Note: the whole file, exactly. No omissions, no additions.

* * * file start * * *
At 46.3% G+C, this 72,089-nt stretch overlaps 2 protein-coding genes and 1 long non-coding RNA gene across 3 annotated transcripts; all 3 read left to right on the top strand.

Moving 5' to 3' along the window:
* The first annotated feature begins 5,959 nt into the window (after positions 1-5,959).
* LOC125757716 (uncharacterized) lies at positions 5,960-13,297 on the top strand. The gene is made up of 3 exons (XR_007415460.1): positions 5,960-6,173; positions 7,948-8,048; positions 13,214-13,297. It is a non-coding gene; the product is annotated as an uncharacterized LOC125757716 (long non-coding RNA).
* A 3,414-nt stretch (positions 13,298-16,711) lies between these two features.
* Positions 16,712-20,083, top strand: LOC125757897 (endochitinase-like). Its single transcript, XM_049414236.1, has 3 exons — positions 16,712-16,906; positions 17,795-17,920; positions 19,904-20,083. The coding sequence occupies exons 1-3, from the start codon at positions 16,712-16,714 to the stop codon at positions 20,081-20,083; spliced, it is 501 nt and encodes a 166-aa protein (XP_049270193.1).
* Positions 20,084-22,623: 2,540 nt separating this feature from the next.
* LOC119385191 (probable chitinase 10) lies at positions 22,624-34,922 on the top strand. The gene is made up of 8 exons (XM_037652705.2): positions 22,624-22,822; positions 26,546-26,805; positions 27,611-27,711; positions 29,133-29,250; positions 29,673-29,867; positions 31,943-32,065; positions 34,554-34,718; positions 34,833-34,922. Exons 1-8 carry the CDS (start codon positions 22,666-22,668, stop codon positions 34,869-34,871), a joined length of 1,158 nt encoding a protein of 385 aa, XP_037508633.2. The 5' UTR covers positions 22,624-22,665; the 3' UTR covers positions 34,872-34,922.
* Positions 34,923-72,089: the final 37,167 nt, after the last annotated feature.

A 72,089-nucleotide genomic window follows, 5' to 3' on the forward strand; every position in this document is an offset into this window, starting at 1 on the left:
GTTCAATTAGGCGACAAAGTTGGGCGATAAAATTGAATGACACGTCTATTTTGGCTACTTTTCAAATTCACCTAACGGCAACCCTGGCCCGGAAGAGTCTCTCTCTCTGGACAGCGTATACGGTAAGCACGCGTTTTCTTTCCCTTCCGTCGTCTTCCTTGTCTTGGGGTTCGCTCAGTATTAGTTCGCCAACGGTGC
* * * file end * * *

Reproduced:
At 46.3% G+C, this 72,089-nt stretch overlaps 2 protein-coding genes and 1 long non-coding RNA gene across 3 annotated transcripts; all 3 read left to right on the top strand.

Moving 5' to 3' along the window:
* The first annotated feature begins 5,959 nt into the window (after positions 1-5,959).
* LOC125757716 (uncharacterized) lies at positions 5,960-13,297 on the top strand. The gene is made up of 3 exons (XR_007415460.1): positions 5,960-6,173; positions 7,948-8,048; positions 13,214-13,297. It is a non-coding gene; the product is annotated as an uncharacterized LOC125757716 (long non-coding RNA).
* A 3,414-nt stretch (positions 13,298-16,711) lies between these two features.
* Positions 16,712-20,083, top strand: LOC125757897 (endochitinase-like). Its single transcript, XM_049414236.1, has 3 exons — positions 16,712-16,906; positions 17,795-17,920; positions 19,904-20,083. The coding sequence occupies exons 1-3, from the start codon at positions 16,712-16,714 to the stop codon at positions 20,081-20,083; spliced, it is 501 nt and encodes a 166-aa protein (XP_049270193.1).
* Positions 20,084-22,623: 2,540 nt separating this feature from the next.
* LOC119385191 (probable chitinase 10) lies at positions 22,624-34,922 on the top strand. The gene is made up of 8 exons (XM_037652705.2): positions 22,624-22,822; positions 26,546-26,805; positions 27,611-27,711; positions 29,133-29,250; positions 29,673-29,867; positions 31,943-32,065; positions 34,554-34,718; positions 34,833-34,922. Exons 1-8 carry the CDS (start codon positions 22,666-22,668, stop codon positions 34,869-34,871), a joined length of 1,158 nt encoding a protein of 385 aa, XP_037508633.2. The 5' UTR covers positions 22,624-22,665; the 3' UTR covers positions 34,872-34,922.
* Positions 34,923-72,089: the final 37,167 nt, after the last annotated feature.

A 72,089-nucleotide genomic window follows, 5' to 3' on the forward strand; every position in this document is an offset into this window, starting at 1 on the left:
GTTCAATTAGGCGACAAAGTTGGGCGATAAAATTGAATGACACGTCTATTTTGGCTACTTTTCAAATTCACCTAACGGCAACCCTGGCCCGGAAGAGTCTCTCTCTCTGGACAGCGTATACGGTAAGCACGCGTTTTCTTTCCCTTCCGTCGTCTTCCTTGTCTTGGGGTTCGCTCAGTATTAGTTCGCCAACGGTGC